Election officials plan mail-only primary election, no in-person voting amid coronavirus fears
By Riley Snyder and Jackie Valley
Nevada election officials are planning to effectively cancel in-person voting and move the state’s primary election on June 9 to mail ballots only in the wake of the coronavirus crisis gripping the nation, Secretary of State Barbara Cegavske announced Tuesday.
It’s the latest activity facing a logistical change as officials try to prevent the spread of the upper-respiratory disease. Questions have surfaced regarding the safety of in-person voting, a process that can trigger lines of people and multiple surface touch points as voters make their selections.
Under the plan for the primary election, all active registered voters will receive an absentee ballot in the mail — no request necessary — and can mail it back free of charge, officials said. They can also drop it off at a designated county location.
Cegavske said the decision was necessary as the training of thousands of poll workers was scheduled to begin next week, and a significant number of public health concerns would come from bringing all of those poll workers together.
“Because of the many uncertainties surrounding the COVID-19 pandemic, as well as the immediate need to begin preparations for the 2020 primary election, it became necessary for me to take action regarding how the election will be conducted,” she said in a statement. “Based on extensive conversations with Nevada’s 17 county election officials, we have jointly determined that the best option for the primary election is to conduct an all-mail election.”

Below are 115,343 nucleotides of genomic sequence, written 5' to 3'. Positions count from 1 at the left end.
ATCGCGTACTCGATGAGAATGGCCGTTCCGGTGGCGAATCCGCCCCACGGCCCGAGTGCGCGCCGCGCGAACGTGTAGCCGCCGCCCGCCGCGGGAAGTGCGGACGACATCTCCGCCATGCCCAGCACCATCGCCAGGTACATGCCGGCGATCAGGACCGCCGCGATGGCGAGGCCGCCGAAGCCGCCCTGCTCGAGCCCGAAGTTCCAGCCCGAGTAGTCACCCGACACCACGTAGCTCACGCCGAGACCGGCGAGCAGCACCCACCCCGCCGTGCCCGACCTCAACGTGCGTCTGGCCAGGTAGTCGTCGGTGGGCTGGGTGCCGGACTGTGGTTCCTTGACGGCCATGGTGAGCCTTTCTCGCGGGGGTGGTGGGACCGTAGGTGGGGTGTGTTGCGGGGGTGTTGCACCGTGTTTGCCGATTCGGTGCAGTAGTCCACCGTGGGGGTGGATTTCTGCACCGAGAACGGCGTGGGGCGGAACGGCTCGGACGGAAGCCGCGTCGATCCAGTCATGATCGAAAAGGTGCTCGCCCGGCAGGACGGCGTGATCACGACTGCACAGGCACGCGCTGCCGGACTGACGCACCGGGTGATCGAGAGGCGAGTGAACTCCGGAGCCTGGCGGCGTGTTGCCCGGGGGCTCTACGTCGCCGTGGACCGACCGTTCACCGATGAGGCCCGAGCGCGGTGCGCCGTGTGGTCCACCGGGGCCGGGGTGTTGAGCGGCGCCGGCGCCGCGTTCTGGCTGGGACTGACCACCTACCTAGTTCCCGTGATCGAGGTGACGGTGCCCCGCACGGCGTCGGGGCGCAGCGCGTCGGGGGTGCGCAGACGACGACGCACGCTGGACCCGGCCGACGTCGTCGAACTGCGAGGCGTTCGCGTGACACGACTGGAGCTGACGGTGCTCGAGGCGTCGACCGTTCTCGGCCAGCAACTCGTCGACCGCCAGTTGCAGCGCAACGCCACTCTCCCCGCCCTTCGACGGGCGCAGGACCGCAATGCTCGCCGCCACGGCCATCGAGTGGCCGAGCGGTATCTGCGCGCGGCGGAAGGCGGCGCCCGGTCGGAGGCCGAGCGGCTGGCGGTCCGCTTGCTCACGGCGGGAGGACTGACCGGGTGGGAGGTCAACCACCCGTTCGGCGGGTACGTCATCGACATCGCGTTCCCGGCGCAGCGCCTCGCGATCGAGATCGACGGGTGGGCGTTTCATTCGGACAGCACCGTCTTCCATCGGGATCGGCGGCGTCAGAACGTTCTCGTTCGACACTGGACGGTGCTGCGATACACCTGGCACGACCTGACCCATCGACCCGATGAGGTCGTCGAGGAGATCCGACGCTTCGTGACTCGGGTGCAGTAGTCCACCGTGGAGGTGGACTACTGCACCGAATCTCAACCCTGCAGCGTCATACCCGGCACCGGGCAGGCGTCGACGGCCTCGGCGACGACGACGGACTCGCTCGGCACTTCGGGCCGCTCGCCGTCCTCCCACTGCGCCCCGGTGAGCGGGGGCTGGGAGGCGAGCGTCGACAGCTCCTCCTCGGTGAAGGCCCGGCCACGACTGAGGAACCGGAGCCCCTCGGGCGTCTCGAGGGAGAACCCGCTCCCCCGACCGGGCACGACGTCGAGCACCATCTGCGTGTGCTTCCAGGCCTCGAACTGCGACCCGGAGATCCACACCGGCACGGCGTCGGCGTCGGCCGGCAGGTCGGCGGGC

Cegavske said that there will be at least one in-person polling location in each county to handle same-day voter registration and to assist voters who have issues with their mailed ballot, and that the locations will be set up “to ensure the safety of voters and poll workers alike.”
The mail-only election carries some caveats, though. For instance, absentee ballots must be dropped off in person or postmarked by election day and received “no later than seven days after the election” to be counted, officials said. Voters’ signatures also must be on the ballot and match the ones one file; otherwise, election officials will contact the voter, who has seven days to make the correction.
“It is important to understand that these deadlines will result in updating vote totals and election results for up to seven days after the election,” officials said in a statement. “Close races may remain undecided until all ballots are counted.”
Counties must certify the election results no later than 10 days after the election.
A recent legislative change allows any voter to request a ballot by mail, but must make the request by no later than the 14th calendar day preceding the election — May 26 for this election cycle. Delivery of mail ballots begins no later than 20 days before Election Day.
Although several other states including Oregon and California have widely adopted a mail-based voting systems, most Nevada voters prefer casting ballots in person. In the 2018 general election, only about 9 percent of ballots were cast through the mail or absentee.
The state’s two-week candidate filing period ended March 13, setting up congressional, legislative and down-ballot races in the 2020 election cycle.
At least seven states scheduled to vote in the 2020 Democratic presidential primary — Georgia, Connecticut, Indiana, Ohio, Rhode Island, Louisiana and Kentucky — have delayed their elections by several months to avoid public health risks posed by the virus that could be exacerbated by a large number of voters heading to the polls.